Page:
Russia Denies Allegations It Paid Militants To Kill U.S. Troops As 'Nonsense'

Jul 8, 2020
Originally published on July 9, 2020 11:29 am

"Fake." "Nonsense." "Lies."

The Kremlin reacted the same way the White House did to news reports that U.S. intelligence had allegedly found Russia offered bounties on American troops in Afghanistan.

The Russian Foreign Ministry said the initial story in The New York Times demonstrated the "low intellectual abilities of U.S. intelligence propagandists." President Vladimir Putin's spokesman, Dmitry Peskov, called subsequent reports "hoaxes" that damage the reputation of the media that publish them.

Russian officials spend a lot of time refuting allegations of malfeasance, from the poisoning of a former Russian spy in England to election interference in the United States. That Russian military intelligence may have paid bounties for killing U.S. and allied troops in Afghanistan appears to be just the latest accusation Moscow has categorically denied.

"Of course, they're going to deny. They're in the unfortunate position of having cried wolf so often that it becomes hard to know quite what to believe," said Mark Galeotti, a senior associate fellow at the Royal United Services Institute in London. "There is a sense of 'How stupid do you think we are?' "

Galeotti, an expert on Russia's security services, said a bounty program on U.S. soldiers would not only be foolhardy but would constitute a "massive escalation" in Moscow's testy relations with Washington.

Frants Klintsevich, a member of the Russian upper house's defense and security committee, called the allegations "complete stupidity."

"What would we get out of this? Who can give me a clear explanation?" Klintsevich said in an interview. "What do we get if the Taliban kill two or three American soldiers? The Russian intelligence services have neither a political nor an economic nor a military interest in it."

Klintsevich, a member of the ruling United Russia party, said the reports of the bounties are more about a domestic political struggle in the U.S. where Russia is being used as a "bogeyman" to hurt President Trump's reelection chances.

Klintsevich served as a captain in the Soviet army's disastrous nine-year war in Afghanistan and heads an influential veterans' organization. He recalled how the U.S. financed and armed Afghan guerrillas known as the mujahedeen, who fought successfully against Soviet forces. But Klintsevich said the United States went into Afghanistan in 2001 for the right reason: to fight the Taliban.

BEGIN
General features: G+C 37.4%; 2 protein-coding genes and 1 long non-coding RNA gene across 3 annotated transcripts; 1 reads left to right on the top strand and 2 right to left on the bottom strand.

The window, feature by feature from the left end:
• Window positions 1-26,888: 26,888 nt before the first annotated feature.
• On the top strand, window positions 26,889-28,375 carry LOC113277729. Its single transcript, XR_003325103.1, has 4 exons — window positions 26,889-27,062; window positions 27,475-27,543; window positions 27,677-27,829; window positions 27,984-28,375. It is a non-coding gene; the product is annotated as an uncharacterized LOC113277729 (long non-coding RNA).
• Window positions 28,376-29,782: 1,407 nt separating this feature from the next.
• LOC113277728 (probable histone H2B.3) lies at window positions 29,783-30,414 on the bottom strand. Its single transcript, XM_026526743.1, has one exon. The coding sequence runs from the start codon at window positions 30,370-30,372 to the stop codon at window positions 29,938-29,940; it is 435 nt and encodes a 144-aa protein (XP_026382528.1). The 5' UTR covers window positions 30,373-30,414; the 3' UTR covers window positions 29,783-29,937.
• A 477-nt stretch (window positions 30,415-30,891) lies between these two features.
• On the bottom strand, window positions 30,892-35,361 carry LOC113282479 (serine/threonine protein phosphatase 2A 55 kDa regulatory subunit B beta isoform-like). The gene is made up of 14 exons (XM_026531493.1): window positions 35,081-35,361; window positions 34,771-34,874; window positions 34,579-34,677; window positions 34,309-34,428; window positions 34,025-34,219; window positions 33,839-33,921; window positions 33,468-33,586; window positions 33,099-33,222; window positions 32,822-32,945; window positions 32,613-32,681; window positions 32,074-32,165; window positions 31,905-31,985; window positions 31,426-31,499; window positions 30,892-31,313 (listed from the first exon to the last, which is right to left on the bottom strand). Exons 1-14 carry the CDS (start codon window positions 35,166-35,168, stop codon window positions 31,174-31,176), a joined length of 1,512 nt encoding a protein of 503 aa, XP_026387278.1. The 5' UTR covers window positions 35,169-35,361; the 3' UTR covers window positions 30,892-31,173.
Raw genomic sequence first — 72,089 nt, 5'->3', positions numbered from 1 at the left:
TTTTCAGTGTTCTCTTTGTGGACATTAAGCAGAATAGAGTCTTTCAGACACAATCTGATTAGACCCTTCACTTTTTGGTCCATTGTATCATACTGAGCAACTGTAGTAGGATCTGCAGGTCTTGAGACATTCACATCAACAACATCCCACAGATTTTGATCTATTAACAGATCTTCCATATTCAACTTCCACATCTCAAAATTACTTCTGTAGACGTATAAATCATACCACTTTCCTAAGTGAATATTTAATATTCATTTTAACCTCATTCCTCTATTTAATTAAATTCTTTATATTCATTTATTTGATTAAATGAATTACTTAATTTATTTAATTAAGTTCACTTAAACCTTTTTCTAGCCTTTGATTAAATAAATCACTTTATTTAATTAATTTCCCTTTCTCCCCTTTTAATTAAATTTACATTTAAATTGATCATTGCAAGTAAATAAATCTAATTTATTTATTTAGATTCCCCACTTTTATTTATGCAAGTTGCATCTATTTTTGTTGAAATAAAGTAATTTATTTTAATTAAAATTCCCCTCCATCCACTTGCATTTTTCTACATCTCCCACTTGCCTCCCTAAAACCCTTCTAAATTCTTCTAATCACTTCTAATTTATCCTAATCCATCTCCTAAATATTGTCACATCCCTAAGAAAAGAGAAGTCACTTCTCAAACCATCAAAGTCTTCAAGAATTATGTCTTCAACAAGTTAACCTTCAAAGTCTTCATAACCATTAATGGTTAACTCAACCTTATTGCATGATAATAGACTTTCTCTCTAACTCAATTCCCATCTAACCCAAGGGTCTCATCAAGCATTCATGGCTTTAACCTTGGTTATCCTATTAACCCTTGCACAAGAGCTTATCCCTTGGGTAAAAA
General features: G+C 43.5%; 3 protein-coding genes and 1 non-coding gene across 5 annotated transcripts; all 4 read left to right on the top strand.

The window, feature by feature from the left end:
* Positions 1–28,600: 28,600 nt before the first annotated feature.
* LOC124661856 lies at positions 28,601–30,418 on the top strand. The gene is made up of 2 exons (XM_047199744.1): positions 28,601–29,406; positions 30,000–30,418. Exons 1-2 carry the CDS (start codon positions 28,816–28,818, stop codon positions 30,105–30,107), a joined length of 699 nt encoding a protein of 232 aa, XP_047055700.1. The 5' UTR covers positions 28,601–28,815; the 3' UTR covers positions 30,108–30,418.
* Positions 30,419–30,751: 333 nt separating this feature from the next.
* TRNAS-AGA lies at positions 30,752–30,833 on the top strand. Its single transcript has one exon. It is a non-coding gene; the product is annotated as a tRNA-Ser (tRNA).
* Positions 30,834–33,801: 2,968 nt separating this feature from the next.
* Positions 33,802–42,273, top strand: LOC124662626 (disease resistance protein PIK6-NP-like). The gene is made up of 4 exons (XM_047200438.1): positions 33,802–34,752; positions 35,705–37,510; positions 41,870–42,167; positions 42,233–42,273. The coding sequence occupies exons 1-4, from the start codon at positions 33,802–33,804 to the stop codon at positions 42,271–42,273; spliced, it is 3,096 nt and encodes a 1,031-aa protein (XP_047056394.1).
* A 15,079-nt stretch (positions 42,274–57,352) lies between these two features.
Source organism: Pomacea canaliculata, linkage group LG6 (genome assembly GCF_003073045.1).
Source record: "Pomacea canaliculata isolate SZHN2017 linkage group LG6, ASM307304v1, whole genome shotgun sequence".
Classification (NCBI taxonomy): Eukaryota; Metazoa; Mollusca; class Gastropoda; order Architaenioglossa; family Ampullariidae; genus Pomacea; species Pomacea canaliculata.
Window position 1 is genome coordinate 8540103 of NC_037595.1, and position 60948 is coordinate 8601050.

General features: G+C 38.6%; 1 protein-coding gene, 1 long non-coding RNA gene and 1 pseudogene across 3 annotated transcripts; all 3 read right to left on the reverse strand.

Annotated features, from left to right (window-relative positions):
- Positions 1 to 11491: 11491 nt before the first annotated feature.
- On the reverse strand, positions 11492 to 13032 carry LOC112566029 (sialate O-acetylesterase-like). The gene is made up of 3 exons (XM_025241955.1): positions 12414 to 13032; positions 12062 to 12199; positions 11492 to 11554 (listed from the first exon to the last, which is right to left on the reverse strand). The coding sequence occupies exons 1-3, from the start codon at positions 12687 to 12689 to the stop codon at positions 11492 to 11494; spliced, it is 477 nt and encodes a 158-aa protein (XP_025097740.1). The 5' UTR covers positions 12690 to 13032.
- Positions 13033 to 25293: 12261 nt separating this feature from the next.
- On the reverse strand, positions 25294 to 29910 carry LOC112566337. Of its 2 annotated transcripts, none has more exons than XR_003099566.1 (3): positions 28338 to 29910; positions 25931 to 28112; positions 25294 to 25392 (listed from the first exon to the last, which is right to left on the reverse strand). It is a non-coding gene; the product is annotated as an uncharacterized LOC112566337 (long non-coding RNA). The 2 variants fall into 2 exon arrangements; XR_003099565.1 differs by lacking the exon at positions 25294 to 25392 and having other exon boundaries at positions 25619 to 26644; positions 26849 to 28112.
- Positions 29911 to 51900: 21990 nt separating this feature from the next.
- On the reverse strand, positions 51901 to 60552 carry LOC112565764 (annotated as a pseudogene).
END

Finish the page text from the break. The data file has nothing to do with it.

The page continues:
In the months after the Sept. 11 attacks, Putin — in his second year as Russia's president — tried to use a common front against terrorism as a way of deepening relations with the United States.

As President George W. Bush began bombing Afghanistan, Putin said Russia was ready, if necessary, to assist in search and rescue operations of U.S. military personnel. During a presidential summit in November 2001, Putin spoke at Rice University in Texas, saying he agreed with Bush that terrorists needed to be hunted down in Afghanistan.

The Soviet Union's stinging withdrawal from Afghanistan had taken place a little more than a decade earlier, and Russia still had a lot of expertise to share.

Lawmaker Klintsevich said he helped organize meetings between Russian veterans and U.S. officials.

"I myself took part and talked about my feelings, experience and knowledge with your specialists," he said. Klintsevich says he warned the Americans that invaders as far back as Alexander the Great had struggled to dominate Afghanistan.

Even as U.S. and Russian interests converged in Afghanistan, bilateral relations began to deteriorate over disagreements in other parts of the world. Putin was vehemently against Bush's war in Iraq and the continuing enlargement of NATO, while the U.S. was opposed to Russia's subsequent military interventions in Georgia, Ukraine and Syria.

When it lambasted the reports on bounties on American troops, the Russian Foreign Ministry said that U.S. intelligence may have leaked the story to scuttle efforts by Russian and U.S. diplomats to facilitate the peace process between Taliban fighters and the Afghan government. The ministry also accused U.S. intelligence of drug trafficking in Afghanistan.

Though Russia has banned the Taliban as a terrorist organization, leaders of the group have traveled to Moscow for talks hosted by Russian Foreign Minister Sergei Lavrov.

Many Russians who fought in Afghanistan consider the Taliban the descendants of the U.S.-backed mujahedeen. But lingering resentment from those times is unlikely to have motivated Russia to pay bounties on U.S. troops, said Galeotti, who authored a book on the Soviet war in Afghanistan.

While Russia is still deeply involved there, he said, paying bounties to Taliban-linked fighters carries a political price that's too high to bear.